The researchers in question were investigating why S. aureus is not present in the noses of some people. They discovered that another bacteria, S. lugdunensis, was especially effective at wiping out its opposition, even MRSA. The researchers named the compound created and released by the S. lugdunensis "lugdunin".

In the animal testing stage, the researchers observed that the presence of lugdunin was successful in radically reducing and sometimes purging the infection. The researchers subsequently collected nasal swabs from 187 hospital patients, and found S. aureus on roughly a third of the swabs, and S. lugdunensis on up to 10 per cent of them. In accordance with previous results, samples that contained both species saw an 80 per cent decrease of the S. aureus population, in comparison to those without lugdunin.

Most notably, the in vitro (laboratory) testing phase provided evidence that the new discovery is also useful in eliminating other kinds of superbugs, none of which seemed to develop resistance to the new compound. The authors of the study hypothesised that lugdunin had evolved  “for the purpose of bacterial elimination in the human organism, implying that it is optimised for efficacy and tolerance at its physiological site of action". How it works, though, is not fully understood.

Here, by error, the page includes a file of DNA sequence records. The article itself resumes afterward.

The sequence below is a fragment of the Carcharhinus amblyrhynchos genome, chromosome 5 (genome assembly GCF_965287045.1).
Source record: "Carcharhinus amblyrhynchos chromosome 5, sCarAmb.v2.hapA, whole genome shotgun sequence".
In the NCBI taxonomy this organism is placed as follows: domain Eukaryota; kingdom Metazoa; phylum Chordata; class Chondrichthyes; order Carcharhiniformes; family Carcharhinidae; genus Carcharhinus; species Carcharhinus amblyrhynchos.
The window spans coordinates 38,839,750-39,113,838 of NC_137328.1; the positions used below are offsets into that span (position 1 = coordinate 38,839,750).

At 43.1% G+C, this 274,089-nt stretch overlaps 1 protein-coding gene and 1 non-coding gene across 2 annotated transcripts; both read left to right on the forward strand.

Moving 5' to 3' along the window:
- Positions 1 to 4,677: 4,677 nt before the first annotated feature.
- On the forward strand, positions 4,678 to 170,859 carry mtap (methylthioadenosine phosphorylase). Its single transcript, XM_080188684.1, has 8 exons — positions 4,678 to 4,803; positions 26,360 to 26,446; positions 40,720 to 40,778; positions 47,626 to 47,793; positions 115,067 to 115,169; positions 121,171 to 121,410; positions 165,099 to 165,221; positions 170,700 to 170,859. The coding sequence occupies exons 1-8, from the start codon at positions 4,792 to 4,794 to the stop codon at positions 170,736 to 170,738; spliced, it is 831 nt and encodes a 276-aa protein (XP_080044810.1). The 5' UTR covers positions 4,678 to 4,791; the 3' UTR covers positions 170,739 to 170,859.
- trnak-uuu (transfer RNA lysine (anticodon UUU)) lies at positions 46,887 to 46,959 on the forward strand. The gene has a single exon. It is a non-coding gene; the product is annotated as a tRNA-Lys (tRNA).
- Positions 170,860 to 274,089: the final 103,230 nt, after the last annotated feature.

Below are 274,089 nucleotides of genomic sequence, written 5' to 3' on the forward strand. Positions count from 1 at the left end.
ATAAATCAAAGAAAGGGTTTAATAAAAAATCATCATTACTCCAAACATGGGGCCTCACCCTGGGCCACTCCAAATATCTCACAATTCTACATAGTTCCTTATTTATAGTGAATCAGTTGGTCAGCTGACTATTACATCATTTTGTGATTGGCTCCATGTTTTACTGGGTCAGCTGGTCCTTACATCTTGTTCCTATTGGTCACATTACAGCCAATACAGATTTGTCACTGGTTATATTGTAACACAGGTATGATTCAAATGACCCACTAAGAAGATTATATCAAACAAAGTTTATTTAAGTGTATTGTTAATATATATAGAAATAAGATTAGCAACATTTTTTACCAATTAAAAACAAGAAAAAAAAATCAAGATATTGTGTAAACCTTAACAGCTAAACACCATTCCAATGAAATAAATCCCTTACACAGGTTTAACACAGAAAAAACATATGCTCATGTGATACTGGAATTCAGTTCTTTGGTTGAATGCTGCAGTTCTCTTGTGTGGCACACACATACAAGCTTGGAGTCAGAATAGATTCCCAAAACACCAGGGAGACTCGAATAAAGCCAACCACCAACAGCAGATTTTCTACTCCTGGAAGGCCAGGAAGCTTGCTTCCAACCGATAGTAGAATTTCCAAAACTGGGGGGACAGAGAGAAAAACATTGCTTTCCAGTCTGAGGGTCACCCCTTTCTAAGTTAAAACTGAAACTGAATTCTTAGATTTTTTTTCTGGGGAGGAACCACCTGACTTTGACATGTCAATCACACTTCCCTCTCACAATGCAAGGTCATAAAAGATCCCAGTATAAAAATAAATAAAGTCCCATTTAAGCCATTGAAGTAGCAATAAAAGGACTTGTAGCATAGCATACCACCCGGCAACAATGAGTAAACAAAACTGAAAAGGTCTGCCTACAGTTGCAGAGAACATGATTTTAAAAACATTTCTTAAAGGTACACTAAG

The discovery of lugdunin as a potential new treatment is a breakthrough on its own. But that is not the end of the story. It holds implications for “a new concept of finding antibiotics”, according to Andreas Peschel, one of the bacteriologists behind the discovery.

The development of antibiotics has drastically slowed in recent years. In the last 50 years, only two new classes of this category of medication have been released to the market. This is due to the fact almost all antibiotics in use are derived from soil bacteria. By contrast, the new findings record the first occurrence of a strain of bacteria that exists within human bodies. Some researchers now suggest that the more hostile the environment to bacterial growth, the more likely it may be for novel antibiotics to be found. This could open up a new list of potential areas in which antibiotic research may be carried out.

When it comes to beating MRSA, there is hope that lugdunin will be our next great weapon. Peschel and his fellow collaborators are in talks with various companies about developing a medical treatment that uses lugdunin.

Meanwhile, in September 2016, the United Nations committed itself to opposing the spread of antibiotic resistance. Of the many points to which the UN signatories have agreed, possibly the most significant is their commitment to “encourage innovative ways to develop new antibiotics”. 

The initiative has the scope to achieve a lot, or dissolve into box ticking exercise. The discovery of lugdunin may well be the spark that drives it forward. Nothing to sniff about that. 

Anjuli R. K. Shere is a 2016/17 Wellcome Scholar and science intern at the New Statesman